There is more crossover fare on offer with the late-night Kiasmos project, on June 15 at 12:30 a.m. Icelandic BAFTA-winning multi-instrumentalist and producer Ólafur Arnalds and Janus Rasmussen from the Faroe Islands. Kiasmos will take the audience on an ethereal yet highly stimulating ride as the twosome interlace acoustic music with the sounds of dreamy synth-experimental-electro pop.

And there is plenty in the way of non-mainstream musical offerings as well. The Kiasmos DJ set will follow a show by award-winning Norwegian experimental guitarist Stian Westerhus, who will employ a wide range of techniques and hi-tech manipulatory devices to take his audience for a wild and woolly ride along the backwaters of sonic experiential dynamics.

Both of the above form part of the Night Shift lineup, which begins at 8 p.m. on June 15 and goes through to the wee hours. Other slots in the evening/night program include the emotive Transfiguration performance by French sculptor, painter and performer Olivier De Sagazan, who will sculpt clay onto his head, blanking out his own identity until he becomes a living work of art. Euripides Laskaridis will also engage in some eye-catching barrier-breaking endeavor as the Greek physical and anarchist theater performer uses all manner of objects to create a humorous act that feeds off cabaret, slapstick and vaudeville.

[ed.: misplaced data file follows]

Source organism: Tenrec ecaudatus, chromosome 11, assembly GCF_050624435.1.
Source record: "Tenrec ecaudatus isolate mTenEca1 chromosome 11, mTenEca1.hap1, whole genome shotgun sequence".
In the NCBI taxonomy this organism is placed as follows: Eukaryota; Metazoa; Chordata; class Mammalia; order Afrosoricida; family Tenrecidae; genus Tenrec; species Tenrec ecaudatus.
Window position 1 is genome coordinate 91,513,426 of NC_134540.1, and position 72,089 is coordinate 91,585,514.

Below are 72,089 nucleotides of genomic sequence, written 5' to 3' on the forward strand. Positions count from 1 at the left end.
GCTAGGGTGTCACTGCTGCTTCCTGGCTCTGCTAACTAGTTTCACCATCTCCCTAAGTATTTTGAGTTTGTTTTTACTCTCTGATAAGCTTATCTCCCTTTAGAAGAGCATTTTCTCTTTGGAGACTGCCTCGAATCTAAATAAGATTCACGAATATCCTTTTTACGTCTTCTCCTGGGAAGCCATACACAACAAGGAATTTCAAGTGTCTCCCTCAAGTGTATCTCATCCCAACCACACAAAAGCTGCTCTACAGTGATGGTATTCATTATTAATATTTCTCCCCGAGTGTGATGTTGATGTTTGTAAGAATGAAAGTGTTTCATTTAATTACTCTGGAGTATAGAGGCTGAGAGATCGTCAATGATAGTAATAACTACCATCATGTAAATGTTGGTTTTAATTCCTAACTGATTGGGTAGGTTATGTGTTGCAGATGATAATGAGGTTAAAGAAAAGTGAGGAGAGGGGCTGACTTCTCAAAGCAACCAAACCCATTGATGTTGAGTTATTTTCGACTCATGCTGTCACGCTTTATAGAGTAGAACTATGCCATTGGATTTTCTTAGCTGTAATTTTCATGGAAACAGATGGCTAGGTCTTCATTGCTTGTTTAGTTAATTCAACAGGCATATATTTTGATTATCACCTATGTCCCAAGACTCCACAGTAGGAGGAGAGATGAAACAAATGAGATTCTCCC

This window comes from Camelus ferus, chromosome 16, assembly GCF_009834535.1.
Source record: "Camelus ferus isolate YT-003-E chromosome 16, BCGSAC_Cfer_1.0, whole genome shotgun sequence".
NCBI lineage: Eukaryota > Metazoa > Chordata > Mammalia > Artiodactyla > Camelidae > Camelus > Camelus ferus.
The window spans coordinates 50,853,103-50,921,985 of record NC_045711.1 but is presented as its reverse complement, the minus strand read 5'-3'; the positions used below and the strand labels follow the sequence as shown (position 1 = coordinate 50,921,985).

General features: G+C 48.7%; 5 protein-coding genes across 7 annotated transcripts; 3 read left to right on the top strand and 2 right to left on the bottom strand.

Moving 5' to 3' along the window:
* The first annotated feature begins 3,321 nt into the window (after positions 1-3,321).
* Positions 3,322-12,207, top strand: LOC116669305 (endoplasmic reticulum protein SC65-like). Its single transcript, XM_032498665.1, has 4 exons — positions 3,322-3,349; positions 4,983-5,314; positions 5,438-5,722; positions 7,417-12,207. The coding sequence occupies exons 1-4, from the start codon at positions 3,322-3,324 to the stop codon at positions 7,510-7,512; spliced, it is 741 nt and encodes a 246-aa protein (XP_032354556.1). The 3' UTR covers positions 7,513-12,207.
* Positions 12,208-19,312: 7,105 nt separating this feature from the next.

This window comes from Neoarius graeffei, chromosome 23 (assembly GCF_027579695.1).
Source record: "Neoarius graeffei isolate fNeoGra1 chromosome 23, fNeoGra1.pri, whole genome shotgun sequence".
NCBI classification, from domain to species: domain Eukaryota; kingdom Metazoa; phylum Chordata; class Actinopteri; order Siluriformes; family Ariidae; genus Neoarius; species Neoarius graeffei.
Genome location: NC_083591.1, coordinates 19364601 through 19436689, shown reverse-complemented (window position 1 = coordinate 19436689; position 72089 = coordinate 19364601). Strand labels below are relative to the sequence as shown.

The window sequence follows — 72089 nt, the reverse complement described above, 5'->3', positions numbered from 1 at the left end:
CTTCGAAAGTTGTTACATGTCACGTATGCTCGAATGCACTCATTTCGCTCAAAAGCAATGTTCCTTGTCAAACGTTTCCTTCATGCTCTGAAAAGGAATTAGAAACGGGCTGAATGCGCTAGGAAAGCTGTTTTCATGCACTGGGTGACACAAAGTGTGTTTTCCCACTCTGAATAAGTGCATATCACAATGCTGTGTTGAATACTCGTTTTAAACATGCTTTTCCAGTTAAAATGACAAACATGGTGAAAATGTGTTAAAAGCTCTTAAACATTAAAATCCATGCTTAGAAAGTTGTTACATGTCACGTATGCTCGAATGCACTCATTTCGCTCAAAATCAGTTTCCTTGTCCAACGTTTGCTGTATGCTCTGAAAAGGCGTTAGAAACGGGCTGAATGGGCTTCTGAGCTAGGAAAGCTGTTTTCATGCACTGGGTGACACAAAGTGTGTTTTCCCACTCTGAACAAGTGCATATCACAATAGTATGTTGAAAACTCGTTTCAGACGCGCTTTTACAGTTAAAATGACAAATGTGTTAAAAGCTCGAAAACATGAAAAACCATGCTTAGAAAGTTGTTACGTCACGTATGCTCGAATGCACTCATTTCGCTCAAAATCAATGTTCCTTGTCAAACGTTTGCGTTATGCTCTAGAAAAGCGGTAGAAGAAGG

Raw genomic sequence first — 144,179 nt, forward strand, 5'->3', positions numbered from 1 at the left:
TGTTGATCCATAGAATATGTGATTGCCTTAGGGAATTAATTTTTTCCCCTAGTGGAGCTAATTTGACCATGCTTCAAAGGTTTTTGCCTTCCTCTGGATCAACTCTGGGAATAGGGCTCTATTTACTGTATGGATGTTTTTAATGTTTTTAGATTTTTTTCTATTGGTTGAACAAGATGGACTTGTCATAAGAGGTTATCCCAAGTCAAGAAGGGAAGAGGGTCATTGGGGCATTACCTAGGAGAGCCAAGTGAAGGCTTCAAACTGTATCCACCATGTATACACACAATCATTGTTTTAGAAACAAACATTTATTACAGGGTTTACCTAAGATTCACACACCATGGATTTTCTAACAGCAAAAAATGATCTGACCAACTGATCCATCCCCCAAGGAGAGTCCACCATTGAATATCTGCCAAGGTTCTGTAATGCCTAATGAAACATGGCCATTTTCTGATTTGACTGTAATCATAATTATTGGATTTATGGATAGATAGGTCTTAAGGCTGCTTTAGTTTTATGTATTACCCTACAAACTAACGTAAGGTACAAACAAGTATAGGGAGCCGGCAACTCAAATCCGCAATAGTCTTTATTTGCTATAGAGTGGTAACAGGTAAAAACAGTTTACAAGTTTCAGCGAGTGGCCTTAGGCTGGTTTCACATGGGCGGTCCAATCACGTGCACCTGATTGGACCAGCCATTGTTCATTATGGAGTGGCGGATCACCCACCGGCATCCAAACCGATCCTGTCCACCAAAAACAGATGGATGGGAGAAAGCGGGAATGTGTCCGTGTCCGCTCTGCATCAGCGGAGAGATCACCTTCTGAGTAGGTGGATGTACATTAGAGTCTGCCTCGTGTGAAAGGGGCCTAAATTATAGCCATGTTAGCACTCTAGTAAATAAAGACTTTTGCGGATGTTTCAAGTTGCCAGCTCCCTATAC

The thematic substructure for this year’s festival is touted as addressing “the individual, personal identity, definitions and barriers,” and there is no shortage of genre-fusing acts in the program. Swiss musician-theater director Tom Luz’s When I Die – complemented by A Ghost Story with Music – which will be performed on June 5 and 6, creates a fantasy world. It is based on the true story of a woman who discovered some unknown works by composers such as Bach, Liszt and Beethoven and claimed to be in communication with the long deceased writers about their creations. Luz combines music with visual and theatrical elements to create a unique and hypnotic theatrical language. When I Die is performed in English, French and German with Hebrew subtitles.